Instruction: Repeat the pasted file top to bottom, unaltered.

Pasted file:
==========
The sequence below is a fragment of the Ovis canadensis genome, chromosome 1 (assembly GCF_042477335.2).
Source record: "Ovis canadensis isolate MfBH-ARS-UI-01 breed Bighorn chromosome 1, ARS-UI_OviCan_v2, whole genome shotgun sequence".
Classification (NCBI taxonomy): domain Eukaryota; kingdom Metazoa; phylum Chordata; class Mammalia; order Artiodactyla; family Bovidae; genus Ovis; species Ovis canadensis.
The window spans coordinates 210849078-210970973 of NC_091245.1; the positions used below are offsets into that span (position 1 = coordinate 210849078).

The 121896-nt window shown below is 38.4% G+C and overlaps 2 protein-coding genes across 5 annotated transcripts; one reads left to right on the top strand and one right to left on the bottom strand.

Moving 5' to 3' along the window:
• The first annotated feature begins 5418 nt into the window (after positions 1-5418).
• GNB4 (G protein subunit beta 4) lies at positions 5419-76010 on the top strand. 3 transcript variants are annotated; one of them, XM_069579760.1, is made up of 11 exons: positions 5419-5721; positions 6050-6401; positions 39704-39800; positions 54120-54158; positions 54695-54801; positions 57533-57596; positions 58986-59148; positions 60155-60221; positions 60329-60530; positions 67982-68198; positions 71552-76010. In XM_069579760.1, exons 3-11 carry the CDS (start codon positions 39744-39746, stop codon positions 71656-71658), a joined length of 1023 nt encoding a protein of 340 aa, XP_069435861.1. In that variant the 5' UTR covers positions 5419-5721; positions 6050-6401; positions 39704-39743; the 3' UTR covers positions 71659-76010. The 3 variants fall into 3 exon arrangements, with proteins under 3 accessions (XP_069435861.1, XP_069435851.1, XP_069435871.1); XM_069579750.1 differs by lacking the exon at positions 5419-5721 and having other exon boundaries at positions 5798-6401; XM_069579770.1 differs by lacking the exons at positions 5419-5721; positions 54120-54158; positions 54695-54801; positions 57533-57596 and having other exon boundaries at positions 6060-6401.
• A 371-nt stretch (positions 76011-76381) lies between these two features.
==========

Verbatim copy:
The sequence below is a fragment of the Ovis canadensis genome, chromosome 1 (assembly GCF_042477335.2).
Source record: "Ovis canadensis isolate MfBH-ARS-UI-01 breed Bighorn chromosome 1, ARS-UI_OviCan_v2, whole genome shotgun sequence".
Classification (NCBI taxonomy): domain Eukaryota; kingdom Metazoa; phylum Chordata; class Mammalia; order Artiodactyla; family Bovidae; genus Ovis; species Ovis canadensis.
The window spans coordinates 210849078-210970973 of NC_091245.1; the positions used below are offsets into that span (position 1 = coordinate 210849078).

The 121896-nt window shown below is 38.4% G+C and overlaps 2 protein-coding genes across 5 annotated transcripts; one reads left to right on the top strand and one right to left on the bottom strand.

Moving 5' to 3' along the window:
• The first annotated feature begins 5418 nt into the window (after positions 1-5418).
• GNB4 (G protein subunit beta 4) lies at positions 5419-76010 on the top strand. 3 transcript variants are annotated; one of them, XM_069579760.1, is made up of 11 exons: positions 5419-5721; positions 6050-6401; positions 39704-39800; positions 54120-54158; positions 54695-54801; positions 57533-57596; positions 58986-59148; positions 60155-60221; positions 60329-60530; positions 67982-68198; positions 71552-76010. In XM_069579760.1, exons 3-11 carry the CDS (start codon positions 39744-39746, stop codon positions 71656-71658), a joined length of 1023 nt encoding a protein of 340 aa, XP_069435861.1. In that variant the 5' UTR covers positions 5419-5721; positions 6050-6401; positions 39704-39743; the 3' UTR covers positions 71659-76010. The 3 variants fall into 3 exon arrangements, with proteins under 3 accessions (XP_069435861.1, XP_069435851.1, XP_069435871.1); XM_069579750.1 differs by lacking the exon at positions 5419-5721 and having other exon boundaries at positions 5798-6401; XM_069579770.1 differs by lacking the exons at positions 5419-5721; positions 54120-54158; positions 54695-54801; positions 57533-57596 and having other exon boundaries at positions 6060-6401.
• A 371-nt stretch (positions 76011-76381) lies between these two features.